ST. PAUL — Young bar-goers in south-central Minnesota fueled a recent surge in coronavirus cases in the region, state health officials said.

A reported COVID-19 cluster developed in southern Minnesota and among around 100 who tested positive for the illness, many in their 20s said they had visited several bars on June 12 and 13, state health officials said Wednesday, June 24.

The reports come as the Minnesota Department of Health on Wednesday reported that five more Minnesotans had died from COVID-19, and 304 had tested positive for the illness. The totals bring the number of Minnesotans who've perished from COVID-19 to 1,397 and the number who've become sickened with the illness to 33,763.

As Minnesotans continue visiting newly-reopened restaurants and bars, state health officials urged them to continue practicing health and safety measures to limit the disease's spread. Restaurant and bar owners aren't required to report illness among their staff or customers.

"We're seeing some increases in disease in south-central Minnesota in young adults in their 20s," Minnesota Infectious Disease Director Kris Ehresmann said. "We want to make sure that even as we're happily taking advantage of the opening up of bars and restaurants that people, even if you're young and even if you feel that your personal risk is low, that you are continuing to social distance and wear masks if possible."

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Ehresmann said young people may not be as concerned about their risk of serious complications from COVID-19, but they should be mindful that they can contract the illness as easily as anyone else and potentially spread it to others. And those individuals who are older or have underlying health conditions could face more serious complications from COVID-19.

"I think all of us are eager to be out and we just have to make sure that we're doing that in a thoughtful and cautious manner," Ehresmann said.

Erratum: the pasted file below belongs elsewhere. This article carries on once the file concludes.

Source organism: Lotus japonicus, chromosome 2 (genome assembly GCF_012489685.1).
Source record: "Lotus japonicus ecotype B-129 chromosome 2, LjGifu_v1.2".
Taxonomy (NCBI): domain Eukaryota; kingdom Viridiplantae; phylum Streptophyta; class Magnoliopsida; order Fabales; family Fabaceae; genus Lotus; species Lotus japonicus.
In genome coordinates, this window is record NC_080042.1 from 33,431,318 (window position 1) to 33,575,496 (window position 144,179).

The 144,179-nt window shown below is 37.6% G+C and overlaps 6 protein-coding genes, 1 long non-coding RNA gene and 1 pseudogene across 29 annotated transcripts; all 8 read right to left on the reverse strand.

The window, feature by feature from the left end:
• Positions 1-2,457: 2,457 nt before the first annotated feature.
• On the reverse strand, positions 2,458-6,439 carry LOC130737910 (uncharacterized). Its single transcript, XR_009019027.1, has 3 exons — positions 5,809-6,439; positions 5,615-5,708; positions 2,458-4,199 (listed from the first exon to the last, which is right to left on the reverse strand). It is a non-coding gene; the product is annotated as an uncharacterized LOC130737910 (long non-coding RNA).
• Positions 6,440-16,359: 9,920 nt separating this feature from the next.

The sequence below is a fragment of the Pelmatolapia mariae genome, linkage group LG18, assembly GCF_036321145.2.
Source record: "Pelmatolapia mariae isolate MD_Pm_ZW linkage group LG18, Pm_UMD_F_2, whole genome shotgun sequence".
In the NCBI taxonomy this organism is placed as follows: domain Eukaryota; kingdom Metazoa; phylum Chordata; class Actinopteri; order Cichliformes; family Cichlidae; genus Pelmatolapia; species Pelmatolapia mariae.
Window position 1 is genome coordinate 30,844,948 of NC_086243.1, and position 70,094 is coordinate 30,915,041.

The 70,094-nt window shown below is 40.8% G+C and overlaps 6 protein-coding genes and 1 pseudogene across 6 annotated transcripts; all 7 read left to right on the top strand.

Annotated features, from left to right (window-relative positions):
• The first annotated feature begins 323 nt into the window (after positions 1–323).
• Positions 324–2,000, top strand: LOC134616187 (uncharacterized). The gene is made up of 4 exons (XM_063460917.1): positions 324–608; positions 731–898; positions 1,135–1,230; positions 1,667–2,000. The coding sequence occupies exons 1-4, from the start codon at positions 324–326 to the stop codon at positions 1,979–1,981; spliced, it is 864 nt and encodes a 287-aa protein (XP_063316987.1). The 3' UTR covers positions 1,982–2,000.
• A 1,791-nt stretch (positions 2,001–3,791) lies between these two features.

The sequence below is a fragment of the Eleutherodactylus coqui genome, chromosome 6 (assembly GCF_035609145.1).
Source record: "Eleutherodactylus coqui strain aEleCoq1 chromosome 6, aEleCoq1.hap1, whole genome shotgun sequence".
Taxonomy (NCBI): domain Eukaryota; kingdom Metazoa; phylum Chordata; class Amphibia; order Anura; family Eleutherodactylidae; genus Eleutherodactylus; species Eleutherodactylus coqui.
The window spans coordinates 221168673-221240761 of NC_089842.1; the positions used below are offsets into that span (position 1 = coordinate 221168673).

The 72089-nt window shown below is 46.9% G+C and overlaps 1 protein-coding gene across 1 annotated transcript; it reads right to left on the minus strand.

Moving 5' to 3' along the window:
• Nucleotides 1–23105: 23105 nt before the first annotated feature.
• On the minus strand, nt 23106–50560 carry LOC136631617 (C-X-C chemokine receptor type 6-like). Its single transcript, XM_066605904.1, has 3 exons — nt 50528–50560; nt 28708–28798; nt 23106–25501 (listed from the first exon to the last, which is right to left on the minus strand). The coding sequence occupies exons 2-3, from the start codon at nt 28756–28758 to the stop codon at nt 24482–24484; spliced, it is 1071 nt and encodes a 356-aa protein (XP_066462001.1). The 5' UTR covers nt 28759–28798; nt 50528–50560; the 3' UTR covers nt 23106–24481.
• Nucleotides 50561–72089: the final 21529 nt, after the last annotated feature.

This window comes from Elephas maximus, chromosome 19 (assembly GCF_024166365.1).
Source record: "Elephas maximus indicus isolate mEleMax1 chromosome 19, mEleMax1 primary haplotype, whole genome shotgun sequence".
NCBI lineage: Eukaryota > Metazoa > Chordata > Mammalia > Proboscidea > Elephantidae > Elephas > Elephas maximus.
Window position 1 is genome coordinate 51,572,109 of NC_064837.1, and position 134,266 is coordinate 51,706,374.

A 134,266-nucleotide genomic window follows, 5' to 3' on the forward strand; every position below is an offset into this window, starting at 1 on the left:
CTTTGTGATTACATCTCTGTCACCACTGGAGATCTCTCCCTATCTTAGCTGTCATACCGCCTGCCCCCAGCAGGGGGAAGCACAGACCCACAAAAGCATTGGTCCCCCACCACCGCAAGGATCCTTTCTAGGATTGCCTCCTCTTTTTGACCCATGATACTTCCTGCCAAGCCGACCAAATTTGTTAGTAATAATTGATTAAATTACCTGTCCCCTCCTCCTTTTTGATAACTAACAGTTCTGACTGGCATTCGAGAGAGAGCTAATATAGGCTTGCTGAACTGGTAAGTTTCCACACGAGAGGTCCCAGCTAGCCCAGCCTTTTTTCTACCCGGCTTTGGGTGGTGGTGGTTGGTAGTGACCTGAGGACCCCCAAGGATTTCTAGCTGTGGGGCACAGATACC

State health officials on Wednesday also reported a disparity in the number of people who tested positive for COVID-19 following participation in protests following the death of George Floyd at the hands of Minneapolis police. Minnesotans of color seemed to be disproportionately impacted by the illness, Ehresmann said.

Of the protest participants tested in the Twin Cities metro area, 0.2% of white demonstrators tested positive for the illness, as compared to 1.3% of Black individuals who contracted the illness, 5% of Asian American demonstrators who tested positive for COVID-19 and 7.4% of Latino individuals tested who had the disease. Ehresmann said other factors like work conditions could fuel the higher rate of COVID-19 positivity in some groups as compared to others.

"We're working to take into account these disparities and concerns in our testing strategies and our overall response," Ehresmann said.

Amazon employees ask for help

Several workers at the Amazon fulfillment center in Shakopee on Wednesday said they'd been sickened with COVID-19 on the job and called for the state to temporarily shut down the center to clean and put in place more safety protocols for workers. Dozens of cases have been reported among workers there in recent weeks and workers sickened said they unintentionally spread the virus to family members.

"They are not focusing on our safety, they're just saying it. They're just focused on how they're making us more afraid and how they're not taking this seriously," Hibaq Mohamed, a warehouse associate at the facility, told reporters.

Ehresmann said the state has worked with the facility to set in place more safety protocols and to recommend screening and social distancing measures.

There were 340 people hospitalized due to COVID-19 on Wednesday with 160 in intensive care. Since the pandemic took hold in Minnesota, 29,707 have tested positive for the illness and been able to come out of isolation.

The five who died from the illnesses were between the ages of 50 and 99 and three lived in private residences while two lived in long-term care facilities. The individuals resided in Hennepin, Ramsey and Washington counties.

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